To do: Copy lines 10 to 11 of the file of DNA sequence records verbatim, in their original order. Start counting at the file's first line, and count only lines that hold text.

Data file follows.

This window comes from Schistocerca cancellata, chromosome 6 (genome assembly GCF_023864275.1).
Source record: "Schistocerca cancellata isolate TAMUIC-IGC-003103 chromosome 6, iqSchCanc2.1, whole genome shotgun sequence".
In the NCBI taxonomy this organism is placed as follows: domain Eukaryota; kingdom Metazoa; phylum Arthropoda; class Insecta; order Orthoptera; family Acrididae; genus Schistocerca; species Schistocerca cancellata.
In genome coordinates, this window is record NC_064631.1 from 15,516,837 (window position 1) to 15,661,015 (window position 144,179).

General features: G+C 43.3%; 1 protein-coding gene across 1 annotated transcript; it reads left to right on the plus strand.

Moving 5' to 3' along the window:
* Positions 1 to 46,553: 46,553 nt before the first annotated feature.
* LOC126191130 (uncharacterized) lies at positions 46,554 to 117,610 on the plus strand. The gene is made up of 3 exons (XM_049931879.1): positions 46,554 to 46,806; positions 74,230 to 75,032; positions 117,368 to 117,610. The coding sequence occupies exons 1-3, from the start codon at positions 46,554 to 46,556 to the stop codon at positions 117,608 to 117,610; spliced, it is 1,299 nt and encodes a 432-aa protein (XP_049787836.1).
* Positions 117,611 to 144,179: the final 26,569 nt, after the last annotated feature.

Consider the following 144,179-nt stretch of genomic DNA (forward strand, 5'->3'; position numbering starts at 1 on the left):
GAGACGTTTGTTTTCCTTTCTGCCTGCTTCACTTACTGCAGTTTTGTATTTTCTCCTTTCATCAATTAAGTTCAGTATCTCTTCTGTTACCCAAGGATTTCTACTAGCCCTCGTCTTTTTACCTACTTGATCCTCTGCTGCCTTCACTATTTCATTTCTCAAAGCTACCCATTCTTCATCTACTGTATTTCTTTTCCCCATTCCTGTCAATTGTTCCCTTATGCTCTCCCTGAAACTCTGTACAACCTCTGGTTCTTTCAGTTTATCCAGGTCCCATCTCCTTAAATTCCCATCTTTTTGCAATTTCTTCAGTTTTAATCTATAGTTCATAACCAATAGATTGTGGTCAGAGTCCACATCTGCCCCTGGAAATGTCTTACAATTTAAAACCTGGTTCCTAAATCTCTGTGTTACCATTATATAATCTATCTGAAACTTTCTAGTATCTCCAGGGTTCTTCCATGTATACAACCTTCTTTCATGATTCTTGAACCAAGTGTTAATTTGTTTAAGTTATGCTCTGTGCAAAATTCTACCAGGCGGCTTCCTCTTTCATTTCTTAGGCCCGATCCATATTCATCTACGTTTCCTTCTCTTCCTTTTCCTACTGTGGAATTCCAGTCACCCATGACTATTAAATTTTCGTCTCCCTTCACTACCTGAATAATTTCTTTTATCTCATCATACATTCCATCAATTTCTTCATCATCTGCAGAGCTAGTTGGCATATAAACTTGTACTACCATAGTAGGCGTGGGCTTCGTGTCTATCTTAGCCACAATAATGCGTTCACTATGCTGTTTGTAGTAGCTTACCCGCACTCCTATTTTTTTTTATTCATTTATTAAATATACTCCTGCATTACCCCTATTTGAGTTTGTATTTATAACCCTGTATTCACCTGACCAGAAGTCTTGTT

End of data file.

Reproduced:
Consider the following 144,179-nt stretch of genomic DNA (forward strand, 5'->3'; position numbering starts at 1 on the left):
GAGACGTTTGTTTTCCTTTCTGCCTGCTTCACTTACTGCAGTTTTGTATTTTCTCCTTTCATCAATTAAGTTCAGTATCTCTTCTGTTACCCAAGGATTTCTACTAGCCCTCGTCTTTTTACCTACTTGATCCTCTGCTGCCTTCACTATTTCATTTCTCAAAGCTACCCATTCTTCATCTACTGTATTTCTTTTCCCCATTCCTGTCAATTGTTCCCTTATGCTCTCCCTGAAACTCTGTACAACCTCTGGTTCTTTCAGTTTATCCAGGTCCCATCTCCTTAAATTCCCATCTTTTTGCAATTTCTTCAGTTTTAATCTATAGTTCATAACCAATAGATTGTGGTCAGAGTCCACATCTGCCCCTGGAAATGTCTTACAATTTAAAACCTGGTTCCTAAATCTCTGTGTTACCATTATATAATCTATCTGAAACTTTCTAGTATCTCCAGGGTTCTTCCATGTATACAACCTTCTTTCATGATTCTTGAACCAAGTGTTAATTTGTTTAAGTTATGCTCTGTGCAAAATTCTACCAGGCGGCTTCCTCTTTCATTTCTTAGGCCCGATCCATATTCATCTACGTTTCCTTCTCTTCCTTTTCCTACTGTGGAATTCCAGTCACCCATGACTATTAAATTTTCGTCTCCCTTCACTACCTGAATAATTTCTTTTATCTCATCATACATTCCATCAATTTCTTCATCATCTGCAGAGCTAGTTGGCATATAAACTTGTACTACCATAGTAGGCGTGGGCTTCGTGTCTATCTTAGCCACAATAATGCGTTCACTATGCTGTTTGTAGTAGCTTACCCGCACTCCTATTTTTTTTTATTCATTTATTAAATATACTCCTGCATTACCCCTATTTGAGTTTGTATTTATAACCCTGTATTCACCTGACCAGAAGTCTTGTT